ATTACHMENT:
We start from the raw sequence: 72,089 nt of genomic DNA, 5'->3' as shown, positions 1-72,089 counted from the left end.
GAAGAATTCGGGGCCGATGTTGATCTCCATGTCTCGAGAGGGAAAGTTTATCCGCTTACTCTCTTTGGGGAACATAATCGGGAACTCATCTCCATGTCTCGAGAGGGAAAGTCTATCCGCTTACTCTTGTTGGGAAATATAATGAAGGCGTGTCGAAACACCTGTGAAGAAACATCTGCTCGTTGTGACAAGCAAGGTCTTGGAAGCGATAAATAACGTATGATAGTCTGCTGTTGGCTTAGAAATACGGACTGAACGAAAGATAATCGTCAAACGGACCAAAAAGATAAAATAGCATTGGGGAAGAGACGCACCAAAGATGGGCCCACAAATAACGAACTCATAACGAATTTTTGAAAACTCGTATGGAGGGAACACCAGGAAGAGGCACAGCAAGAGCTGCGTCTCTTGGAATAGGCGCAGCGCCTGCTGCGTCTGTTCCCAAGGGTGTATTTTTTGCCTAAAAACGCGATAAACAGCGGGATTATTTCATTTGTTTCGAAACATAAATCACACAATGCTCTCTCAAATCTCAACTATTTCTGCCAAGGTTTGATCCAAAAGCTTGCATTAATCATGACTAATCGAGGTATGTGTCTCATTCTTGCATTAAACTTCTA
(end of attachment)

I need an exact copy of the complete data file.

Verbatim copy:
We start from the raw sequence: 72,089 nt of genomic DNA, 5'->3' as shown, positions 1-72,089 counted from the left end.
GAAGAATTCGGGGCCGATGTTGATCTCCATGTCTCGAGAGGGAAAGTTTATCCGCTTACTCTCTTTGGGGAACATAATCGGGAACTCATCTCCATGTCTCGAGAGGGAAAGTCTATCCGCTTACTCTTGTTGGGAAATATAATGAAGGCGTGTCGAAACACCTGTGAAGAAACATCTGCTCGTTGTGACAAGCAAGGTCTTGGAAGCGATAAATAACGTATGATAGTCTGCTGTTGGCTTAGAAATACGGACTGAACGAAAGATAATCGTCAAACGGACCAAAAAGATAAAATAGCATTGGGGAAGAGACGCACCAAAGATGGGCCCACAAATAACGAACTCATAACGAATTTTTGAAAACTCGTATGGAGGGAACACCAGGAAGAGGCACAGCAAGAGCTGCGTCTCTTGGAATAGGCGCAGCGCCTGCTGCGTCTGTTCCCAAGGGTGTATTTTTTGCCTAAAAACGCGATAAACAGCGGGATTATTTCATTTGTTTCGAAACATAAATCACACAATGCTCTCTCAAATCTCAACTATTTCTGCCAAGGTTTGATCCAAAAGCTTGCATTAATCATGACTAATCGAGGTATGTGTCTCATTCTTGCATTAAACTTCTA